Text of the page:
Fixer 2: Sprint Rapid Fix 1:9 ~3 min. 30 sec.
    Hypo clear; 5 mins.
    Unfortunately I was out of Selenium toner. (to my surprise I must say)

    The rest is paper specific.
    Illustrator
    Exposure: F4 for 18 sec. The attachment below is a scan of this paper. It seems to have lost some contrast. I will try with a more active developer next time. To my surprise this is a beautiful paper. I think with toning it might have the same look as the palladium paper that the Palladium Co. made.

    Varigam
    I did not fin a good exposure time with this paper. F4 with a Cachet #4 Filter for 6mins gave me a print that was probably 2 stops to light. I will have to try contact printing on this paper. This was a surprise considering that it is a VC paper. I used the number 4 because I could see it was very flat when printed without one. I will try contact printing next. 8x10 is well within the edge fog that still remains.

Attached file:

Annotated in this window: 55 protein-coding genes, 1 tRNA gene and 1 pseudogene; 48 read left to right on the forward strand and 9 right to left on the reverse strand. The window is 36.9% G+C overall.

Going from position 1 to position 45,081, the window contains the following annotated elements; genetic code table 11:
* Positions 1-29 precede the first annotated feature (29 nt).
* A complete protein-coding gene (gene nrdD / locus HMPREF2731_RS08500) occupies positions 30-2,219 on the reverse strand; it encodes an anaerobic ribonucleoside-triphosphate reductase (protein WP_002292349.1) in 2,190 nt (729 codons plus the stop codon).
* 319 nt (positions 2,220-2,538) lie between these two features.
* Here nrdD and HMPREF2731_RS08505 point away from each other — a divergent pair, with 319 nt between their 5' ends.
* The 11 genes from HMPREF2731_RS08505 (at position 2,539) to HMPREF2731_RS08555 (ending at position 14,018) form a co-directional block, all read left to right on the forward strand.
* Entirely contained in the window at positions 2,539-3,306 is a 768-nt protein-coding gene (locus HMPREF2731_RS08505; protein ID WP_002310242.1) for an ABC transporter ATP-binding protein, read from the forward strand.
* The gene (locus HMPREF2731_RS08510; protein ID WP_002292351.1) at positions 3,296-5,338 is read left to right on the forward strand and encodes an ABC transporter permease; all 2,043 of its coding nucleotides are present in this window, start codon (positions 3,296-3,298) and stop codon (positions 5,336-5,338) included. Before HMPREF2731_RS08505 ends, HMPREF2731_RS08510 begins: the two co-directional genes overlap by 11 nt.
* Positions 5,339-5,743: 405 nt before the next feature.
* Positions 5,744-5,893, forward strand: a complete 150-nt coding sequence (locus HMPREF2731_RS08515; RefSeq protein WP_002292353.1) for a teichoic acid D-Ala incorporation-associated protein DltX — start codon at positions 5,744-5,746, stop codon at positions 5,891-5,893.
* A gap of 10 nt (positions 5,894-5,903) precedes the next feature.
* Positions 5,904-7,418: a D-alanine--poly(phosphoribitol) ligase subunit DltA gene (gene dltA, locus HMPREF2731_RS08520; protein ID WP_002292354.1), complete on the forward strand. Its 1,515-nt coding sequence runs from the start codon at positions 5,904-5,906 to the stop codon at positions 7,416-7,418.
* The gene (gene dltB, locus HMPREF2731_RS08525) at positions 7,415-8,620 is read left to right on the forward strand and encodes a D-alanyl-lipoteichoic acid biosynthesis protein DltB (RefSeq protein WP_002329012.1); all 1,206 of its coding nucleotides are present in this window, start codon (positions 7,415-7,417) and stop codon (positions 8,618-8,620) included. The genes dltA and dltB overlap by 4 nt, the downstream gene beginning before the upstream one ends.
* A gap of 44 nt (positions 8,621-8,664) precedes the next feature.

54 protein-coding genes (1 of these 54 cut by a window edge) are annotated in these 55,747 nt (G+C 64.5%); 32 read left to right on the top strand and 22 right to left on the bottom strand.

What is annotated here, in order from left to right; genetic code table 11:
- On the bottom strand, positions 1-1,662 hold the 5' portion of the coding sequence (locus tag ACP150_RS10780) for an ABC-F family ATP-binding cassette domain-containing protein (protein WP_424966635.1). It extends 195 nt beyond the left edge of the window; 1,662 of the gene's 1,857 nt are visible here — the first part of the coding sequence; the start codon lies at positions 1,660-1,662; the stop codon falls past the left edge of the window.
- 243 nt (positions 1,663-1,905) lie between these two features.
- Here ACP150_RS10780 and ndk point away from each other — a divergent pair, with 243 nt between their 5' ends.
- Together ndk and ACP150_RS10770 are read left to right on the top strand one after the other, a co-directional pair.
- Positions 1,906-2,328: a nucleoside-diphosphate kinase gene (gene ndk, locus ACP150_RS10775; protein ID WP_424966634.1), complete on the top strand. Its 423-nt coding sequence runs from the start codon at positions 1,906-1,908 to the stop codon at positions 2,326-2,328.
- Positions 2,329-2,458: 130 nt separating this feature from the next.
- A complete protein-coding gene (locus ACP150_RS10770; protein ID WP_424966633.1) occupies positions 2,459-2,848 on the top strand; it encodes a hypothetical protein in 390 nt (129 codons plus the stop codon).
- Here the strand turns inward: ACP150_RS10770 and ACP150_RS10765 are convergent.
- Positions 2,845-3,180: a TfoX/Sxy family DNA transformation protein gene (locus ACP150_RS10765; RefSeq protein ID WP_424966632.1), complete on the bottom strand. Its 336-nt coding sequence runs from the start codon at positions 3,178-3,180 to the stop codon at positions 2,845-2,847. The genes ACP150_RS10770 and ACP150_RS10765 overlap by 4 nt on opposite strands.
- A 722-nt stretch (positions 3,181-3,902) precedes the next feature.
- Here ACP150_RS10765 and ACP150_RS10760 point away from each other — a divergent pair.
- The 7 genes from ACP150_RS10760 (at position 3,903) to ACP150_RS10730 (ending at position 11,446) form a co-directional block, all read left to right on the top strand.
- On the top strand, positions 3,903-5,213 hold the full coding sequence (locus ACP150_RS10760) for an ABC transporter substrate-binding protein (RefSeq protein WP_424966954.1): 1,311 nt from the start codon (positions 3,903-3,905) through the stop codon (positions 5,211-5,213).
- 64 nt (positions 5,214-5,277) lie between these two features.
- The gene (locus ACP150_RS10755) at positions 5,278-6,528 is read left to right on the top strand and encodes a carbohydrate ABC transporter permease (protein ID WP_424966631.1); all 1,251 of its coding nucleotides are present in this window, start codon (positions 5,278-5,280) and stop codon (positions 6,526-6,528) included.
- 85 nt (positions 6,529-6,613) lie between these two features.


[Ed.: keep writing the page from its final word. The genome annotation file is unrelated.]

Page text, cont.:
Any help on this would be appreciated. Maybe the anti-fog solution is to strong for this paper, if so what other anti-fog solutions are there?

    Haloid
    I ran out of time so I didn’t get to play with this one at all. I did a couple of sheets at 1 min. Still a little light but I will be able to get a good print eventually. The anti-fog worked best on this one, almost no visible depreciation. Even when it was the worse when I put it straight into the soup.

    Well that’s what I got for now. Any ideas or comments will be appreciated.
    Thanks
     

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  12. Peter Schrager

    Peter Schrager Subscriber

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    Haloid Paper: Developed in Amidol with some Pottasium Bromide The rest was sent to Michael Smith and Sandy King for testing
    Best, Peter
     
  13. Rlibersky

    Rlibersky Subscriber

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    Peter did you contact print this picture?
     
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  15. Peter Schrager

    Peter Schrager Subscriber

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    Contact